In addition, according to recent statements by Trademarks Office officials, applications for moving images or animations will now be accepted. In addition to the usual information, the office will require pictures of the motions taking place in the animation, a detailed, written description of these and an electronic video recording of the animation.

Current common law protection

It is possible to establish common law trademark rights in Canada through the use or advertising of a trademark. Accordingly, it may be possible to establish trademark rights in trade dress without a trademark registration. Common law rights are enforced through an action for passing off or, in Quebec, an action for unfair competition. These actions require the plaintiff to establish the existence of goodwill or reputation in the mark, wilful, negligent or careless misrepresentation by the defendant and actual or potential damage to the plaintiff. Proving all three elements is generally difficult, given how challenging it can be to prove the existence of goodwill in trade dress and other nontraditional marks. Functionality can also be a hurdle: unregistered distinguishing guises cannot be protected if the guise is primarily functional.

Amendments to Trademarks Act

The amendments to the Trademarks Act – which passed into law in 2014 and are expected to come into force in 2019 – include:

  • eliminating use of a trademark as a registration requirement;
  • removing the need to identify filing grounds and to file declarations of use;
  • expanding the definition of a 'trademark';
  • permitting the division of trademark applications;
  • adopting the Nice Classification system and Madrid Protocol;
  • shortening the registration term from 15 years to 10; and
  • introducing new examination and opposition grounds.

Expanded definition

The expanded definition of 'trademark' is particularly relevant to owners of unregistered trade dress. The definition will be broadened from referencing marks used to distinguish goods and services to signs or combinations of signs used to or proposed to be used to distinguish goods and services. Currently, a 'trademark' is defined in the act as a mark that is used by a person for the purpose of distinguishing goods and services, a certification mark, a distinguishing guise or a proposed trademark. The amended act will define a 'trademark' as a sign or combination of signs, or a certification mark. The term 'sign' will further be defined as a word, personal name, design, letter, numeral, colour, figurative element, 3D shape, hologram, moving image, mode of packaging goods, sound, scent, taste, texture or positioning of a sign.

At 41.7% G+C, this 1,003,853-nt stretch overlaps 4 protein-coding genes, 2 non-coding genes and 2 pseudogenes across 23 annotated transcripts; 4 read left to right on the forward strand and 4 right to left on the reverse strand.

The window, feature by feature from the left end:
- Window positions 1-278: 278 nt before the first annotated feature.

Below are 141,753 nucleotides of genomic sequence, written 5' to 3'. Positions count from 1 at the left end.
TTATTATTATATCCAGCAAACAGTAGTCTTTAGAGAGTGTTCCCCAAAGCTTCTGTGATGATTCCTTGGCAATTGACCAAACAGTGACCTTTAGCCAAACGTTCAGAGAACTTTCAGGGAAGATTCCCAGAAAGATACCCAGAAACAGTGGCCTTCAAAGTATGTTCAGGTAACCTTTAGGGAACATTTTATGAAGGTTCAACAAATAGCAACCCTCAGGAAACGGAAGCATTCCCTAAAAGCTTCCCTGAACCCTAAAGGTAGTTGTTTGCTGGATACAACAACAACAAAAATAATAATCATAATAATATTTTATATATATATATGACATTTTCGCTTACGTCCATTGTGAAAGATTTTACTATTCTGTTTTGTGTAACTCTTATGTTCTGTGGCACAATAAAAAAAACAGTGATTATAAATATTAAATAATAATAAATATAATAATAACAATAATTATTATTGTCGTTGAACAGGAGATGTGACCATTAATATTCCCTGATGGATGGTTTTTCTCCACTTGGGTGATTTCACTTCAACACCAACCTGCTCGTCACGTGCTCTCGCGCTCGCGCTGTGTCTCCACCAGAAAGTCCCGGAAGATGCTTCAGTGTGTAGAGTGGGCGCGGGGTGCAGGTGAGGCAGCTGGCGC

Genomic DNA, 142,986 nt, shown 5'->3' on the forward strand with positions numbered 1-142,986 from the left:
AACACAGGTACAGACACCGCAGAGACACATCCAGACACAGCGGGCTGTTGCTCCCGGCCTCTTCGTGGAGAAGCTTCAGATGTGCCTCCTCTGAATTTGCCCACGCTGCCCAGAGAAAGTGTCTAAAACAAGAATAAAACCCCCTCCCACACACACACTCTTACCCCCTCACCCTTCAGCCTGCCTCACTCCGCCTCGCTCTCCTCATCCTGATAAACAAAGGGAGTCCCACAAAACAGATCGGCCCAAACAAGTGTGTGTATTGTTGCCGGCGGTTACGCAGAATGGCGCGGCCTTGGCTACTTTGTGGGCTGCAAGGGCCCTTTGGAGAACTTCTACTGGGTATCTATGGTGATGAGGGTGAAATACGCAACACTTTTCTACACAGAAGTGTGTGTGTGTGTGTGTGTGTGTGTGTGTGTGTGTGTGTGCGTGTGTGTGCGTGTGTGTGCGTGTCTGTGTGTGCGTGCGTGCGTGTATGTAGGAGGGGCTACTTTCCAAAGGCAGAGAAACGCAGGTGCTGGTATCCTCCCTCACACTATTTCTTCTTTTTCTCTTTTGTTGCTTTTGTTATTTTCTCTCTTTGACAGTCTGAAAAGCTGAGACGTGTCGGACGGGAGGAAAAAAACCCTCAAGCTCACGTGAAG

With the expanded definition of 'trademark', a proliferation of applications for trade dress indicia and non-traditional marks is likely. That said, other changes to the act may present obstacles to those wishing to take advantage of this broader definition.

New examination grounds

Under the amended act, a mark will not be registrable if its features are primarily utilitarian in relation to the goods or services in association with which it is used or proposed to be used. This prohibition against functionality will apply to all marks under the amended act, not just to distinguishing guises, as is currently the case. A famous example of this doctrine's application in the context of distinguishing guises related to the studs on the top surface of Lego building blocks, which were held to be primarily functional. Distinctiveness will also be added as an examination ground. Applicants will be required to furnish the Trademarks Office with any evidence that it may require to establish that a trademark is distinctive as of the filing date of the application. This evidence will be required where:

  • the office's preliminary view is that the trademark is not inherently distinctive;
  • the trademark consists exclusively of a single colour or combination of colours without delineated contours; or
  • the trademark consists exclusively or primarily of one or more of the following signs:
  • the 3D shape of any of the goods specified in the application or of an integral part or the packaging of any of those goods;
    • a mode of packaging goods;
    • a sound;
    • a scent;
    • a taste;
    • a texture; or
    • any other prescribed sign.